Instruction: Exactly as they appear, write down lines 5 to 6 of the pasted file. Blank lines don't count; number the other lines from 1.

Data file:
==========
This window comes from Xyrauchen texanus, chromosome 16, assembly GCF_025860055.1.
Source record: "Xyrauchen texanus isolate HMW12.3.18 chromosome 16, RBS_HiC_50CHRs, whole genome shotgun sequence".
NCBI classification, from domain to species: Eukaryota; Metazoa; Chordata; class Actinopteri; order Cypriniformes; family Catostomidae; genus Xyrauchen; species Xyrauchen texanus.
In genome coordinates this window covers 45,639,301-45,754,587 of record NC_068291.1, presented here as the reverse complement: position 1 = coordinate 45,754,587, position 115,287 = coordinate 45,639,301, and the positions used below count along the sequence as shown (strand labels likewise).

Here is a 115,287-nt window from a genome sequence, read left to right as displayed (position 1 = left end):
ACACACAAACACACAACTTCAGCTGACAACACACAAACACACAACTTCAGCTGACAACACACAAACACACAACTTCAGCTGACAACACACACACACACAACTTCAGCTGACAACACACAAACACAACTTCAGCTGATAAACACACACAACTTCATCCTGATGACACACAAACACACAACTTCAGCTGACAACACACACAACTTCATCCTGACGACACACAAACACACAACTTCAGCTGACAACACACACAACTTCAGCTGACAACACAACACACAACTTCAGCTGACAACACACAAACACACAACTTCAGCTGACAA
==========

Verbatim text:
Here is a 115,287-nt window from a genome sequence, read left to right as displayed (position 1 = left end):
ACACACAAACACACAACTTCAGCTGACAACACACAAACACACAACTTCAGCTGACAACACACAAACACACAACTTCAGCTGACAACACACACACACACAACTTCAGCTGACAACACACAAACACAACTTCAGCTGATAAACACACACAACTTCATCCTGATGACACACAAACACACAACTTCAGCTGACAACACACACAACTTCATCCTGACGACACACAAACACACAACTTCAGCTGACAACACACACAACTTCAGCTGACAACACAACACACAACTTCAGCTGACAACACACAAACACACAACTTCAGCTGACAA